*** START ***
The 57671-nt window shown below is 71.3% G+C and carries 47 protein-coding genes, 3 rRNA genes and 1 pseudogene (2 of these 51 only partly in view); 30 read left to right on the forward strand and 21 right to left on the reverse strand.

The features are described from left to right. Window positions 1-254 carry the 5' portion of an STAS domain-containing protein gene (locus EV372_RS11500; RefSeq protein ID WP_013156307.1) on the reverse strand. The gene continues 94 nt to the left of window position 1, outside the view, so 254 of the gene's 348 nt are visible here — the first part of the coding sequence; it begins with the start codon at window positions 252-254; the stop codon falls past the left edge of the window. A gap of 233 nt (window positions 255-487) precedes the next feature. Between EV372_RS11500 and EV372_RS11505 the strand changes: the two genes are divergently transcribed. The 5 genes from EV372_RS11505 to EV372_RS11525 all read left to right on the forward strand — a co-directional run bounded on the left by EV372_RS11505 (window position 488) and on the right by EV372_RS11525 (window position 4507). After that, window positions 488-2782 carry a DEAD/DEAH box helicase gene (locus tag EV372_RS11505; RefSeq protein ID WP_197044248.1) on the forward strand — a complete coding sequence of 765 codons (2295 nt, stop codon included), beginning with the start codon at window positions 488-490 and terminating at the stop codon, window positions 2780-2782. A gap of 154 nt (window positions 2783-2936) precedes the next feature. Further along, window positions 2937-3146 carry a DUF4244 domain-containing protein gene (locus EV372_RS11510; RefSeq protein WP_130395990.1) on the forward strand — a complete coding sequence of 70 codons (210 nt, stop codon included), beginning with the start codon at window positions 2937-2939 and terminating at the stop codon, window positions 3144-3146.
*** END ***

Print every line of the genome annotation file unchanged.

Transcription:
The 57671-nt window shown below is 71.3% G+C and carries 47 protein-coding genes, 3 rRNA genes and 1 pseudogene (2 of these 51 only partly in view); 30 read left to right on the forward strand and 21 right to left on the reverse strand.

The features are described from left to right. Window positions 1-254 carry the 5' portion of an STAS domain-containing protein gene (locus EV372_RS11500; RefSeq protein ID WP_013156307.1) on the reverse strand. The gene continues 94 nt to the left of window position 1, outside the view, so 254 of the gene's 348 nt are visible here — the first part of the coding sequence; it begins with the start codon at window positions 252-254; the stop codon falls past the left edge of the window. A gap of 233 nt (window positions 255-487) precedes the next feature. Between EV372_RS11500 and EV372_RS11505 the strand changes: the two genes are divergently transcribed. The 5 genes from EV372_RS11505 to EV372_RS11525 all read left to right on the forward strand — a co-directional run bounded on the left by EV372_RS11505 (window position 488) and on the right by EV372_RS11525 (window position 4507). After that, window positions 488-2782 carry a DEAD/DEAH box helicase gene (locus tag EV372_RS11505; RefSeq protein ID WP_197044248.1) on the forward strand — a complete coding sequence of 765 codons (2295 nt, stop codon included), beginning with the start codon at window positions 488-490 and terminating at the stop codon, window positions 2780-2782. A gap of 154 nt (window positions 2783-2936) precedes the next feature. Further along, window positions 2937-3146 carry a DUF4244 domain-containing protein gene (locus EV372_RS11510; RefSeq protein WP_130395990.1) on the forward strand — a complete coding sequence of 70 codons (210 nt, stop codon included), beginning with the start codon at window positions 2937-2939 and terminating at the stop codon, window positions 3144-3146.